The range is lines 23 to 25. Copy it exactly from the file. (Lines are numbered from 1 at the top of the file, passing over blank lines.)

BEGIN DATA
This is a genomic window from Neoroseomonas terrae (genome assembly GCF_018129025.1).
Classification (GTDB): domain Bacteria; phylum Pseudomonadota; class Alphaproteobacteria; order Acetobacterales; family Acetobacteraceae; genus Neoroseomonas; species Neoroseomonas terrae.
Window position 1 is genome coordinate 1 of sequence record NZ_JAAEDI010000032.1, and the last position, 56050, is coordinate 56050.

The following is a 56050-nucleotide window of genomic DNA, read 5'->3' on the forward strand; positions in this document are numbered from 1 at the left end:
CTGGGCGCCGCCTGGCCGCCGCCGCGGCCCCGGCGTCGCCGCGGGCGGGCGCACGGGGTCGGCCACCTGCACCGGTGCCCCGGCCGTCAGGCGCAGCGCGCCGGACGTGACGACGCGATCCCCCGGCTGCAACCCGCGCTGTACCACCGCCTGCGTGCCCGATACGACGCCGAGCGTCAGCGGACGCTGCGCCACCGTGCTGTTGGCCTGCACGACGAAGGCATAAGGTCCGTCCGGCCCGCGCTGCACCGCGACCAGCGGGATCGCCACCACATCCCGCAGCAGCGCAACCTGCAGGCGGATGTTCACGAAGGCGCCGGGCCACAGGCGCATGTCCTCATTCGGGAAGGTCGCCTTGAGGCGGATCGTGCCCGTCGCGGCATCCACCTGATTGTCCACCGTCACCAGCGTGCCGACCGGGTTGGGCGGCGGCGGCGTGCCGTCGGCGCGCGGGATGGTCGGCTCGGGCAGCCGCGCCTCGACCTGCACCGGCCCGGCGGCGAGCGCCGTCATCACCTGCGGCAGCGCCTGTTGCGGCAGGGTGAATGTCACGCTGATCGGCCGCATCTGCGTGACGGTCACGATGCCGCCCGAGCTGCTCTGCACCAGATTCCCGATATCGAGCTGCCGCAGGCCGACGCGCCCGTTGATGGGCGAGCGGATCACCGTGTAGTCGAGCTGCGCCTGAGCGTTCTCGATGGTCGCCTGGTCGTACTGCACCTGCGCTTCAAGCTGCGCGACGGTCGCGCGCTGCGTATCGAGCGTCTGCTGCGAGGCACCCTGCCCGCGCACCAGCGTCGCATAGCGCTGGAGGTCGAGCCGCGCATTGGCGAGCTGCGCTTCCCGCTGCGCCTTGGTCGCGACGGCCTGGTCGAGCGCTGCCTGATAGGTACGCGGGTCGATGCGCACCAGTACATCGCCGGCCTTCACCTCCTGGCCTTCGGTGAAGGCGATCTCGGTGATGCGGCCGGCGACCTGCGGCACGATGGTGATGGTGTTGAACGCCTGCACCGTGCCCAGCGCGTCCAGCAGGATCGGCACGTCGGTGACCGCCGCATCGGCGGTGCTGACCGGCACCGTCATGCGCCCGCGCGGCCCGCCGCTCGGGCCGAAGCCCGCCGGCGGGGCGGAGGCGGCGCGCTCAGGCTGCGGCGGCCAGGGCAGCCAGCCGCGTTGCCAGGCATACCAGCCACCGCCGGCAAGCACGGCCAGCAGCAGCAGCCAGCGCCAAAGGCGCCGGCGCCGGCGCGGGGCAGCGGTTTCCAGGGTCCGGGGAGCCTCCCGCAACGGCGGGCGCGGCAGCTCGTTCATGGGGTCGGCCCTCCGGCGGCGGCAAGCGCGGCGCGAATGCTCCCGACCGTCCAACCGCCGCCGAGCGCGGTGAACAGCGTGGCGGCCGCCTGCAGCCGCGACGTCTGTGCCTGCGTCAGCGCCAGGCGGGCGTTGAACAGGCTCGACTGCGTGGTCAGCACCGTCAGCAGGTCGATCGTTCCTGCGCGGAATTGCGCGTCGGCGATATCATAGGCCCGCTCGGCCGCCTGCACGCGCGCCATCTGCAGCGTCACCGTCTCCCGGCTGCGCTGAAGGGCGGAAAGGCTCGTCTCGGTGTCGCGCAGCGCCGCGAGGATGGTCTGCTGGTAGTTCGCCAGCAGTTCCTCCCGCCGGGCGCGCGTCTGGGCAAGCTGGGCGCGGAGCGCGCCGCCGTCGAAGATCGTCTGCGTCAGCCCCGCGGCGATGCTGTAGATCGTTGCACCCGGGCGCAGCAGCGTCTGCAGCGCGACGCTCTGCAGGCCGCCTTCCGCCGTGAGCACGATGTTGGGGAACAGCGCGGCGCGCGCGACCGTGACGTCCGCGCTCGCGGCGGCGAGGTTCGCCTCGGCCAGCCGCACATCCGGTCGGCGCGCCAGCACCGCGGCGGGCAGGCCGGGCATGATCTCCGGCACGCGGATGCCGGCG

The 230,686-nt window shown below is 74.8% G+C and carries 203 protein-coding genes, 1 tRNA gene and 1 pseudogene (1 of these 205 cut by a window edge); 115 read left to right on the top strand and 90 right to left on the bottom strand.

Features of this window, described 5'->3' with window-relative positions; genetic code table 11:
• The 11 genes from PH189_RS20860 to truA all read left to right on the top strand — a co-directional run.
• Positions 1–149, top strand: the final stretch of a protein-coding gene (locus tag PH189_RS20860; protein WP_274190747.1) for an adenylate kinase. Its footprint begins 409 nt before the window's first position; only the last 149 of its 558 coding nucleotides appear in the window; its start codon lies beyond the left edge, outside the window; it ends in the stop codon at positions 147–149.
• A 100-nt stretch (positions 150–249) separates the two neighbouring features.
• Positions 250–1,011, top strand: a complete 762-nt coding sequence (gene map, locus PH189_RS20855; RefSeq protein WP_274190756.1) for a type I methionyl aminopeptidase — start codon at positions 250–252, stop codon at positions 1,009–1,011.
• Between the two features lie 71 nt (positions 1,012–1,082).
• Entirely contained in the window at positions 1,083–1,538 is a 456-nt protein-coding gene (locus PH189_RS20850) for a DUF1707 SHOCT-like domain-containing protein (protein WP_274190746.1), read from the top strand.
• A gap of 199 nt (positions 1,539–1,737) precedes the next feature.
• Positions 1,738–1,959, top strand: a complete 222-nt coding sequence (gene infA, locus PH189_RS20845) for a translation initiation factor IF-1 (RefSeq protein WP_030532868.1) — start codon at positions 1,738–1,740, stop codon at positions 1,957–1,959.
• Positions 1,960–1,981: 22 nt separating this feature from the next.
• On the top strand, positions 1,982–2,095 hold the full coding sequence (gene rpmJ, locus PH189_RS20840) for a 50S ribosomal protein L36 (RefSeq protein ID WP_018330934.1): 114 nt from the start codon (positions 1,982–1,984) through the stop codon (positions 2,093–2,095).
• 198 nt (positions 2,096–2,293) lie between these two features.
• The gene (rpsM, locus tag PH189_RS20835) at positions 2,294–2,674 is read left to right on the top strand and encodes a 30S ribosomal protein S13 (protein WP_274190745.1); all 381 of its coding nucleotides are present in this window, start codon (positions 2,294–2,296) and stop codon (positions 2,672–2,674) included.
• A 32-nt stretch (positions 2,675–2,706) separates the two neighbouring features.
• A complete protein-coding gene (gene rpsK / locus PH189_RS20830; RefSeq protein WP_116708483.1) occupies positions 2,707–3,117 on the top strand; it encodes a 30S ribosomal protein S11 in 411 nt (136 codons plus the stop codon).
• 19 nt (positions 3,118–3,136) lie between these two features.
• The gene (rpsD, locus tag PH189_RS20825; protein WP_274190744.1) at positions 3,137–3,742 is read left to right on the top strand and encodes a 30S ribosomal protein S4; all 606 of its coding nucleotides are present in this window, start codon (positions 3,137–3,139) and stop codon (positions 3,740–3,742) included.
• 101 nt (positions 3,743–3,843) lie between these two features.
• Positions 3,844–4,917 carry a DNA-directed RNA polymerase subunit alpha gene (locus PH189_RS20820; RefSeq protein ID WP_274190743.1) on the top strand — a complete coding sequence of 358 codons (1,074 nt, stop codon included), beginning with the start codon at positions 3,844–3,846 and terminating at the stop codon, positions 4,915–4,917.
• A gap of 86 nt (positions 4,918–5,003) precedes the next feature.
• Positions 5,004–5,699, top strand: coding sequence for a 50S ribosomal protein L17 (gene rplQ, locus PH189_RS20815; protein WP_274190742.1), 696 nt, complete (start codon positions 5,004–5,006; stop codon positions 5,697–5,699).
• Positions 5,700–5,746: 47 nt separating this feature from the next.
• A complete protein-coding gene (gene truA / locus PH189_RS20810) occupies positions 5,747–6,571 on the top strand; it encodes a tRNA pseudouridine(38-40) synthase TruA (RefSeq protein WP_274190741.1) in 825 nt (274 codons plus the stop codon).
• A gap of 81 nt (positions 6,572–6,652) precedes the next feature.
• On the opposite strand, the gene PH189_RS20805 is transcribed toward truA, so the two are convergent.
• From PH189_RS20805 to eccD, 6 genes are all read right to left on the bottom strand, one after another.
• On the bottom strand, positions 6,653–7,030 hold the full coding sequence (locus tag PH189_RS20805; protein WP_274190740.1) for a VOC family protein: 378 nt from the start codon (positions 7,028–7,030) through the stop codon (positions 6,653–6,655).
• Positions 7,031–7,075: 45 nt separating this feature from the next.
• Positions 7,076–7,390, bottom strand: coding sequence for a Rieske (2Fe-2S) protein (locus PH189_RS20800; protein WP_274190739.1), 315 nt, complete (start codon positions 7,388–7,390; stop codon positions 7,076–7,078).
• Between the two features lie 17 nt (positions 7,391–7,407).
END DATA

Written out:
• The gene (rpsD, locus tag PH189_RS20825; protein WP_274190744.1) at positions 3,137–3,742 is read left to right on the top strand and encodes a 30S ribosomal protein S4; all 606 of its coding nucleotides are present in this window, start codon (positions 3,137–3,139) and stop codon (positions 3,740–3,742) included.
• 101 nt (positions 3,743–3,843) lie between these two features.
• Positions 3,844–4,917 carry a DNA-directed RNA polymerase subunit alpha gene (locus PH189_RS20820; RefSeq protein ID WP_274190743.1) on the top strand — a complete coding sequence of 358 codons (1,074 nt, stop codon included), beginning with the start codon at positions 3,844–3,846 and terminating at the stop codon, positions 4,915–4,917.